An example of this is in the Parable of the Rich Man and Lazarus (Luke 16:19-31). The rich man fails to deny ‘self’ instead feeding it more wealth, fails to truly love the poor beggar at his gate, and ultimately ends up in a lost eternity because he rejected God’s way for life.
Jesus had just rebuked the Pharisees for their love of money, and exalting themselves above Scriptural authority (Luke 16:14-18). He is driving home His point about the danger f making wealth one’s idol throughout the parable.
Even after his death, the rich man is still seeking to assert his way when asking Abraham to go and warn ‘self’s’ own – his own family about the danger of not following God’s way for life, money and possessions. In that realm, ‘self’ has no authority and must submit to God’s ways. However, after the death of the rich man outside of Christ, ‘self’ was still present wanting to control and assert its wishes.
Self-Denial and Self-Control
If we are in Christ, then the rule of ‘self’ in our lives is already being broken as we walk with Jesus and obey His word as His disciples. However, it is a battle that will continue for the rest of our lives and therefore requires the application of biblical self-denial and self-control. Wonderfully, by His Spirit, He joins us in our battle and so we never have to fight alone against the enemies of our souls.
Once we realise the power of the ‘self’ within to shape our lives, and our response to Christ and His claims – then Jesus’ words about self-denial and self-control and really important to hear. After all, self-control is one of the Fruit of the Spirit in Galatians 5:23, and therefore part of the nature of God which He wants to share with us.
On the one side, self-denial is about the application of the victory of Christ over selfish desires – it is denying ‘self’ its authority and rights in our lives. On the other side, self-control flows from the life of the Spirit and word within. It is about the mastery of the desires and power of self through the impact of the new life in Christ.
As the power of the word and Spirit touch our lives, self is brought under the lordship of Christ; then His freedom flows in our lives bringing the freedom in the Spirit to follow Him wholeheartedly.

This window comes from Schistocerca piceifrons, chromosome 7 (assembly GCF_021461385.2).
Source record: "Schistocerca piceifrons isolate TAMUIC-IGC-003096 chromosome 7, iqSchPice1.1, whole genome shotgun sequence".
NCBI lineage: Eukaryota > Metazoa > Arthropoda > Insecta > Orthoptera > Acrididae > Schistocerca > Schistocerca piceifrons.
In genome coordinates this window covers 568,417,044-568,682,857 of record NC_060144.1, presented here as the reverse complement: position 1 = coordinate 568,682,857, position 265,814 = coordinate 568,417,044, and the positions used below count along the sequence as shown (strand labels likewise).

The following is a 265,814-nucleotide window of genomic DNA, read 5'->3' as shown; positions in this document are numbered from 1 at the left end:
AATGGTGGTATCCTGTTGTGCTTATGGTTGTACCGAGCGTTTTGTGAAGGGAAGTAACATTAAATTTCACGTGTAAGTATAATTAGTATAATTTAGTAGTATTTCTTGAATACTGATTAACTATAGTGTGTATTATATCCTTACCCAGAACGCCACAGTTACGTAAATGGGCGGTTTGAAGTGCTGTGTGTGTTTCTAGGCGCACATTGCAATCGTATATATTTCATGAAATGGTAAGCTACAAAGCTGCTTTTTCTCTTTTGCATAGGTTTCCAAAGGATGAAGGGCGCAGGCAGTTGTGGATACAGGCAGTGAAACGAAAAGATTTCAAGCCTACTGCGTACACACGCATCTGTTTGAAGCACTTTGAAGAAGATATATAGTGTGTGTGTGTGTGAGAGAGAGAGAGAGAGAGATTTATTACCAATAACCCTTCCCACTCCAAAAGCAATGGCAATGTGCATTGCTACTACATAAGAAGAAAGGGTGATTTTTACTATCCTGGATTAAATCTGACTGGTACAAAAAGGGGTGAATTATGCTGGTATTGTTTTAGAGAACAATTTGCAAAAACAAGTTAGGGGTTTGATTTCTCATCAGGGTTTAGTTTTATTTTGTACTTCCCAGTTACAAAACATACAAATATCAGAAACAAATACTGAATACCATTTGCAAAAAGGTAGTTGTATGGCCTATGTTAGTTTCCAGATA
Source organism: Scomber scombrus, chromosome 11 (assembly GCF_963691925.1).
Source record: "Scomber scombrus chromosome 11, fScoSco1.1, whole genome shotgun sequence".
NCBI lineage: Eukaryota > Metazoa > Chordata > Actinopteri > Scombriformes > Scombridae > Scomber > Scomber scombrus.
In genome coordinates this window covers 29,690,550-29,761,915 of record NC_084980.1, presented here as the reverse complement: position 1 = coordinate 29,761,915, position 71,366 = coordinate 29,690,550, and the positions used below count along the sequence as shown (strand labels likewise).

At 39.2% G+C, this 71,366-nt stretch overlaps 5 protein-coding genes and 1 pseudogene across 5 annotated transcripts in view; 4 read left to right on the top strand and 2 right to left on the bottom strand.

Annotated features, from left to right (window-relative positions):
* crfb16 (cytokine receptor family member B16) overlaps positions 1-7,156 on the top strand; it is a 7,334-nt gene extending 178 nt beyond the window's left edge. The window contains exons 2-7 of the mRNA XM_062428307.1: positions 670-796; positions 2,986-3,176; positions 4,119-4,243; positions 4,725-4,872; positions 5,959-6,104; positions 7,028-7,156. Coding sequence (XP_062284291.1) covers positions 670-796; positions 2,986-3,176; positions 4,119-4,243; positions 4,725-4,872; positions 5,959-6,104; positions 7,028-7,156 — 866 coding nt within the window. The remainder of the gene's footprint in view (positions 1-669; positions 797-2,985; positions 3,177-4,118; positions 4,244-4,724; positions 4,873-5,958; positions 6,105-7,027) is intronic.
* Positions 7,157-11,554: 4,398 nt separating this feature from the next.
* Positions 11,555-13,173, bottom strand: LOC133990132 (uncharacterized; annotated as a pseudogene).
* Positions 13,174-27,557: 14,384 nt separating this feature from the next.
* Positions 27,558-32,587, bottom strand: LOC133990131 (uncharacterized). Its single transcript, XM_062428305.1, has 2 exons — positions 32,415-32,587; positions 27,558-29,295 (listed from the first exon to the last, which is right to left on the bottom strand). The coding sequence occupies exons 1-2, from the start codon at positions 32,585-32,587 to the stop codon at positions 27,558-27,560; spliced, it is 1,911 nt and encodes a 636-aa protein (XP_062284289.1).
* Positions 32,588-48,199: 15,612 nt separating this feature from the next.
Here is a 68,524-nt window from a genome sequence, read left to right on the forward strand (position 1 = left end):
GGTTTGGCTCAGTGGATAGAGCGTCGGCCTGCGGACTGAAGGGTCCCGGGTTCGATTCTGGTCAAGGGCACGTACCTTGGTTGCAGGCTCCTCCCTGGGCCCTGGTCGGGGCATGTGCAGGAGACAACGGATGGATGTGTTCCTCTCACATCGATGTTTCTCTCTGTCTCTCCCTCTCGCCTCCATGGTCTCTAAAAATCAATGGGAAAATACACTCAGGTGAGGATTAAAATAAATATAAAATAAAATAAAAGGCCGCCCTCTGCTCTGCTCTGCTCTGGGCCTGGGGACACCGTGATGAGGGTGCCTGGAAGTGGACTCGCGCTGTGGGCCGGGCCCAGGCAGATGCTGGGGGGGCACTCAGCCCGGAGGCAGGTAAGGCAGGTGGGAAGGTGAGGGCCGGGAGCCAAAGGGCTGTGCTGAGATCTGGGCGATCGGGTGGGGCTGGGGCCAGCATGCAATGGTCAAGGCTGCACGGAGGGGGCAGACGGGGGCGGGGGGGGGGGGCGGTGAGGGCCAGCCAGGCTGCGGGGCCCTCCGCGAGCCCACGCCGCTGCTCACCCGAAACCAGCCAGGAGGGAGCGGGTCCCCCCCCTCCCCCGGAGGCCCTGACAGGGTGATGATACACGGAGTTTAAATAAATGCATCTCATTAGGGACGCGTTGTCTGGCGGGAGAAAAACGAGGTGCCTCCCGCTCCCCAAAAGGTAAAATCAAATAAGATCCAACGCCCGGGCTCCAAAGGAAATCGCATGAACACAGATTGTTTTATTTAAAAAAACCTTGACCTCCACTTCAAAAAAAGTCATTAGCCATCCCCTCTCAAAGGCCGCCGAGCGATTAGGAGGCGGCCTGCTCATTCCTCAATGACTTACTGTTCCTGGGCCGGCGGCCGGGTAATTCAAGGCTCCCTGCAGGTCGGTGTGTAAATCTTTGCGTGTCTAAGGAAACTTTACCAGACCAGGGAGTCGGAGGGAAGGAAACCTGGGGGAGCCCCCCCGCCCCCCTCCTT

As we grow in faith and spiritual maturity, it impacts how we live and yearn after God, His righteousness and ways. This yearning is the desire for the life of Christ to being formed in us. As we embrace self-denial, take up our cross daily, and follow Jesus Christ, it is no longer I, ‘self,’ who lives and reigns in me, but Christ.
This is the pathway that Adam and Even forsook and lost in the Fall – the pathway of submission to the Lordship of Christ, and the receiving of the nature of God within.
When we receive Christ, the Spirit begins to share His nature with us, including His self-control. This allows us to practice moderation, and enables us to say no to ‘self’s’ passions, lusts, desires and temper.
This is really hard to do; yet, the Master is saying that we need to hand both the title deeds and keys for our lives over to Him – it is about His right to be our Lord. When He is Lord of our lives, He sets us free from the control of ‘self.’
If we will do this – then His grace and power is made perfect in our weakness, and we can live to glorify Christ. This question is all about the lordship of our lives, and who has the right to determine the pathway for life we take, and is at the heart of Christian Discipleship.
With ‘self’ subject to Christ, we are able to follow Jesus as His disciples living in the freedom He promised worshipping, living, loving, serving, giving, witnessing and fellowshipping with others as He wants us to do. Hallelujah!